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2 of 3 people found the following review helpful
3.0 out of 5 stars Olde Tyme Candy, May 16 2004
This review is from: Anita Prichard's Complete Candy Cookbook/B-119 (Hardcover)
This book starts out with a promising premise: collect treasured, old fashioned candy recipes from family recipe files and test them thoroughly with both experts and teenagers. However, the execution here was only so-so, and the result is a mediocre, but reasonably reliable cookbook that shows you how to make candy at home.
The procedures are unusually complete, and everything is thoroughly explained (at least in most cases); it is not unusual for a recipe to have a dozen or more steps. It also lists all of the tools and equipment that you will need. I find the step of sticking your fingers in boiling water to see if all of the sugar is dissolved, and then using a wet paper towel to wipe down the sides of the pot to be objectionable. Some of the forming steps are inadequately explained; a few diagrams would be helpful. It is also the only cookbook I know of that considers a barometer to be standard kitchen equipment.
The first section of no-cook recipes produces low quality candy. These are melt and form, sugary lumps that used to appear regularly at PTA bake sales. They were regularly published in women's magazines as candy making for the busy mom. The textures range from too gooey to very crumbly, and most were quite treacly. The marshmallow recipe seems to be rather odd (although I did not try it).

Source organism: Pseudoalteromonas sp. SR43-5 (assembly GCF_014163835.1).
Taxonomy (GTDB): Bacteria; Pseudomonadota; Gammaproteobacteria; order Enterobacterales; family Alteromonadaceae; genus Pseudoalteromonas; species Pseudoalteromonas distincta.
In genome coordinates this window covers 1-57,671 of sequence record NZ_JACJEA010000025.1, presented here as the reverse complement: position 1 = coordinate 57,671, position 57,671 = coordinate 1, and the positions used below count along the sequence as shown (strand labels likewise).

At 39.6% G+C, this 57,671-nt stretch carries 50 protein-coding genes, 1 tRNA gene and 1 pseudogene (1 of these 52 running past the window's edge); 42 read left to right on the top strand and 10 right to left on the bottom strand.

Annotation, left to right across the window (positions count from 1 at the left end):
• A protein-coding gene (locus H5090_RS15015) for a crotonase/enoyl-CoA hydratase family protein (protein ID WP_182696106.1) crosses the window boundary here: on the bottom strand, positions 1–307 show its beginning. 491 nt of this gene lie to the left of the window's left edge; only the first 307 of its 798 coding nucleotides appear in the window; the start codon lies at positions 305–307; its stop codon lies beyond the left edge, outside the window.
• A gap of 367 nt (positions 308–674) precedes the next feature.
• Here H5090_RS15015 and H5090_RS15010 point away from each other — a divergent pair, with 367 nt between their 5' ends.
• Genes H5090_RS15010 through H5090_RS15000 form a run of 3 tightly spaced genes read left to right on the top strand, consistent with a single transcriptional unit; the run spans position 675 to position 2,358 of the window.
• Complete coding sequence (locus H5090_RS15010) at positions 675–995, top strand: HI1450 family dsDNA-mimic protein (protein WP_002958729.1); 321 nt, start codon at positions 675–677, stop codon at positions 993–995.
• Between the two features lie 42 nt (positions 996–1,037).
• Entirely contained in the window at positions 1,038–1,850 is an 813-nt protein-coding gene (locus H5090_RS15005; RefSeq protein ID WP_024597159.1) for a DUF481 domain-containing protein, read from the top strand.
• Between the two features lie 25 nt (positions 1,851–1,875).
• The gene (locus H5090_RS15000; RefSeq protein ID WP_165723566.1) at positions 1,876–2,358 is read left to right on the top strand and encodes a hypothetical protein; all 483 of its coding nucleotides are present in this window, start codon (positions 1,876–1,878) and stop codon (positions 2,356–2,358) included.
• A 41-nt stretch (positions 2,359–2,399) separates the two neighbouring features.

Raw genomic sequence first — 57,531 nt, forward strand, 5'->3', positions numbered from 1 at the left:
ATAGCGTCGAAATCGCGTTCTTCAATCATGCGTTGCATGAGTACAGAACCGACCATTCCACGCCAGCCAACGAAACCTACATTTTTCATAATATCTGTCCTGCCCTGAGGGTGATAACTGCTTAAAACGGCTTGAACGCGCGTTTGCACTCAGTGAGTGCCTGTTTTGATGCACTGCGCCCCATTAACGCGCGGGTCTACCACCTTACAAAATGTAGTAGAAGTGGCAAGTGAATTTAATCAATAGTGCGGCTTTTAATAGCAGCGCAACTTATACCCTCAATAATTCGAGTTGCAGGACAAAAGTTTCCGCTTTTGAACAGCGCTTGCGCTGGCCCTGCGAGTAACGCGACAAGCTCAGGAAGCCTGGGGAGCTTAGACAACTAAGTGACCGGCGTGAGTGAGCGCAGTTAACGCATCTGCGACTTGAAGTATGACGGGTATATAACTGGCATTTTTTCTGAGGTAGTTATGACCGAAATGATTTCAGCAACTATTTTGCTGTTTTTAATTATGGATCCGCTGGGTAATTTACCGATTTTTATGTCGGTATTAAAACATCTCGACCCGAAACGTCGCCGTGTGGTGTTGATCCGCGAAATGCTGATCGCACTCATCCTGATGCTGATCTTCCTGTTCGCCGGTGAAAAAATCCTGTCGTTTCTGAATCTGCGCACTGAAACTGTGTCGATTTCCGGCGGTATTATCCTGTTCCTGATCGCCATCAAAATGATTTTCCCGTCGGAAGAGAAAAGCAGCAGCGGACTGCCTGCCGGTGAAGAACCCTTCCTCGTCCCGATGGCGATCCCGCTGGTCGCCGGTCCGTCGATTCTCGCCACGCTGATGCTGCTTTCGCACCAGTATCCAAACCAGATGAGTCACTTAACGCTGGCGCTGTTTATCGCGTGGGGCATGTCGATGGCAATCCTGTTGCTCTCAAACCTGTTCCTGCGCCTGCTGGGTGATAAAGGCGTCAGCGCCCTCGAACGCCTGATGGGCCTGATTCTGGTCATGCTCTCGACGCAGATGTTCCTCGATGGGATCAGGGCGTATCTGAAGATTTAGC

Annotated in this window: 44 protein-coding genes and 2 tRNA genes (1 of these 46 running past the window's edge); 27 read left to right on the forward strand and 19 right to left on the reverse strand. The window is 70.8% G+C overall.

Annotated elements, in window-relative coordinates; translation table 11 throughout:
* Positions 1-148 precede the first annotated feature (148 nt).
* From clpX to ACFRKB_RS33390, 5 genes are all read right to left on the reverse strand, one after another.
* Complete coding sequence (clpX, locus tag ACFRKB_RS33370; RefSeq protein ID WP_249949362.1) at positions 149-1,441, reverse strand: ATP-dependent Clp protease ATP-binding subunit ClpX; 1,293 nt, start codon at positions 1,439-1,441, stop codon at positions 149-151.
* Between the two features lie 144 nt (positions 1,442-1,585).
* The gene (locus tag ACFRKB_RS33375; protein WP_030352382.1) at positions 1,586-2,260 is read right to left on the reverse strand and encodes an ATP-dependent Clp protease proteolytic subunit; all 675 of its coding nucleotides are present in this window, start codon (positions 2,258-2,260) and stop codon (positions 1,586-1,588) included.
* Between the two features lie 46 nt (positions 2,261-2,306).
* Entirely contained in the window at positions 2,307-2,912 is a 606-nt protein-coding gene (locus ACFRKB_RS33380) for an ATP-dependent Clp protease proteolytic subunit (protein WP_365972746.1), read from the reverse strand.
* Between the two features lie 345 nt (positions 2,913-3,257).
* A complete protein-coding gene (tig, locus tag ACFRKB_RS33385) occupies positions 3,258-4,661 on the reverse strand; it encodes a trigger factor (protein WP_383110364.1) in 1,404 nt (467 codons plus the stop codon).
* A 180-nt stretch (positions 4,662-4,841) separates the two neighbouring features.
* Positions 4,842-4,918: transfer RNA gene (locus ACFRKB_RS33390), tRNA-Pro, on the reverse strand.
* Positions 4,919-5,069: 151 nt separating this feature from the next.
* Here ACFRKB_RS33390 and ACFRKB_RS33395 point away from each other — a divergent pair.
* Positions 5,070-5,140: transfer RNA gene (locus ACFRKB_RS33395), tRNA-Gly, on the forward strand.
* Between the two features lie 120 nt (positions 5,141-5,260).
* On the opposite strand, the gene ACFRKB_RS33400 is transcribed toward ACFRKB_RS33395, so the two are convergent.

The next section is candy based on sugar cooked to a specific temperature: fudge, caramel, taffy, brittle, toffee, fondant, divinity, hard candy, and caramel popcorn (i.e. Cracker Jacks). The fudge chapter has a surprising number of recipes; sadly, they are variations on the same recipe. The caramel recipe is not a particularly flavorful one, but it does work as advertised.
The chapters on dipping were interesting. Two methods of dipping in chocolate are given, and both involve fingers rather than dipping tools. They were fun and very messy, but less efficient than just using a dipping fork. The instructions for tempering chocolate were unusually detailed and complete, but the home cook is still probably going to fail at this the first few times.
The book ends with some perfunctory chapters on decorating candies and some craft projects for making packaging for the candies.
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Location: Berkeley, CA USA

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